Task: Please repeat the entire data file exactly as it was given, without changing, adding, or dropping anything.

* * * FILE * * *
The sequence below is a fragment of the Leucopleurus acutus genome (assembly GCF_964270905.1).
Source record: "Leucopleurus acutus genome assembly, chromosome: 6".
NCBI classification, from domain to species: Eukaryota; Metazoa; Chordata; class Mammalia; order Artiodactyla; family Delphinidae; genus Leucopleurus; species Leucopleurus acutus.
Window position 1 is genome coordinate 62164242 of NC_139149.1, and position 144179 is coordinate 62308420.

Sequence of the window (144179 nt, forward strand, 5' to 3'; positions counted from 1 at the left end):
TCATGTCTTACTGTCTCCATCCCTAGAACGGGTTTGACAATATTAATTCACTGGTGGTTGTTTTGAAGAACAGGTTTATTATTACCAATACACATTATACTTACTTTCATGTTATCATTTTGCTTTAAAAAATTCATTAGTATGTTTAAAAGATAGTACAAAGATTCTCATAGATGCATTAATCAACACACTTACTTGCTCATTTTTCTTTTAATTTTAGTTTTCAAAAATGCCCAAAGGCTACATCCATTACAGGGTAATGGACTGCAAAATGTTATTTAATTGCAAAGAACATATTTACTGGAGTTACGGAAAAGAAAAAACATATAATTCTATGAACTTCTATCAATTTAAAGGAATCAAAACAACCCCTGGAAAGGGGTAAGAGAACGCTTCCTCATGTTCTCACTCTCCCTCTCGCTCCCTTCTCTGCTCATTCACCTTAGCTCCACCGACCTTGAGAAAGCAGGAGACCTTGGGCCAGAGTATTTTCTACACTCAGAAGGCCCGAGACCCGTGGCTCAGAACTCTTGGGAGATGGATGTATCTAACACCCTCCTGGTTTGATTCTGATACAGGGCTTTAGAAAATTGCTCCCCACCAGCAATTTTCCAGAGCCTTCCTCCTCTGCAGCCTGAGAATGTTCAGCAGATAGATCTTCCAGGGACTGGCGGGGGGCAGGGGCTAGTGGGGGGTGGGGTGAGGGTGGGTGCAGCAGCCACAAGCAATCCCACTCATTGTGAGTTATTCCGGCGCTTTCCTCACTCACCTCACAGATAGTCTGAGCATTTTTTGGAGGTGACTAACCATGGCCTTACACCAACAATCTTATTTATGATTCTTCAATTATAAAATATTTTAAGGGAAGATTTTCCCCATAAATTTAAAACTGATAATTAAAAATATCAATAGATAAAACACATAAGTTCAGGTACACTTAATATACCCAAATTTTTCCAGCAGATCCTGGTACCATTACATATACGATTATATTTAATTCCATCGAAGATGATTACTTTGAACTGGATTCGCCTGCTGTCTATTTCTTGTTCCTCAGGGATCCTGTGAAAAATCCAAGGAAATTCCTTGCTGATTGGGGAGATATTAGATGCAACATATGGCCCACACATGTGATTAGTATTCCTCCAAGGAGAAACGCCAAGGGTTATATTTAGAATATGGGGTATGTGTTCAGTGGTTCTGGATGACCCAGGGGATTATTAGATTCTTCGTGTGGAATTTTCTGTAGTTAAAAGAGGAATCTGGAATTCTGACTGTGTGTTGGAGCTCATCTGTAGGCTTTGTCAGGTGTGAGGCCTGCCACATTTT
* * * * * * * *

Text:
The sequence below is a fragment of the Leucopleurus acutus genome (assembly GCF_964270905.1).
Source record: "Leucopleurus acutus genome assembly, chromosome: 6".
NCBI classification, from domain to species: Eukaryota; Metazoa; Chordata; class Mammalia; order Artiodactyla; family Delphinidae; genus Leucopleurus; species Leucopleurus acutus.
Window position 1 is genome coordinate 62164242 of NC_139149.1, and position 144179 is coordinate 62308420.

Sequence of the window (144179 nt, forward strand, 5' to 3'; positions counted from 1 at the left end):
TCATGTCTTACTGTCTCCATCCCTAGAACGGGTTTGACAATATTAATTCACTGGTGGTTGTTTTGAAGAACAGGTTTATTATTACCAATACACATTATACTTACTTTCATGTTATCATTTTGCTTTAAAAAATTCATTAGTATGTTTAAAAGATAGTACAAAGATTCTCATAGATGCATTAATCAACACACTTACTTGCTCATTTTTCTTTTAATTTTAGTTTTCAAAAATGCCCAAAGGCTACATCCATTACAGGGTAATGGACTGCAAAATGTTATTTAATTGCAAAGAACATATTTACTGGAGTTACGGAAAAGAAAAAACATATAATTCTATGAACTTCTATCAATTTAAAGGAATCAAAACAACCCCTGGAAAGGGGTAAGAGAACGCTTCCTCATGTTCTCACTCTCCCTCTCGCTCCCTTCTCTGCTCATTCACCTTAGCTCCACCGACCTTGAGAAAGCAGGAGACCTTGGGCCAGAGTATTTTCTACACTCAGAAGGCCCGAGACCCGTGGCTCAGAACTCTTGGGAGATGGATGTATCTAACACCCTCCTGGTTTGATTCTGATACAGGGCTTTAGAAAATTGCTCCCCACCAGCAATTTTCCAGAGCCTTCCTCCTCTGCAGCCTGAGAATGTTCAGCAGATAGATCTTCCAGGGACTGGCGGGGGGCAGGGGCTAGTGGGGGGTGGGGTGAGGGTGGGTGCAGCAGCCACAAGCAATCCCACTCATTGTGAGTTATTCCGGCGCTTTCCTCACTCACCTCACAGATAGTCTGAGCATTTTTTGGAGGTGACTAACCATGGCCTTACACCAACAATCTTATTTATGATTCTTCAATTATAAAATATTTTAAGGGAAGATTTTCCCCATAAATTTAAAACTGATAATTAAAAATATCAATAGATAAAACACATAAGTTCAGGTACACTTAATATACCCAAATTTTTCCAGCAGATCCTGGTACCATTACATATACGATTATATTTAATTCCATCGAAGATGATTACTTTGAACTGGATTCGCCTGCTGTCTATTTCTTGTTCCTCAGGGATCCTGTGAAAAATCCAAGGAAATTCCTTGCTGATTGGGGAGATATTAGATGCAACATATGGCCCACACATGTGATTAGTATTCCTCCAAGGAGAAACGCCAAGGGTTATATTTAGAATATGGGGTATGTGTTCAGTGGTTCTGGATGACCCAGGGGATTATTAGATTCTTCGTGTGGAATTTTCTGTAGTTAAAAGAGGAATCTGGAATTCTGACTGTGTGTTGGAGCTCATCTGTAGGCTTTGTCAGGTGTGAGGCCTGCCACATTTT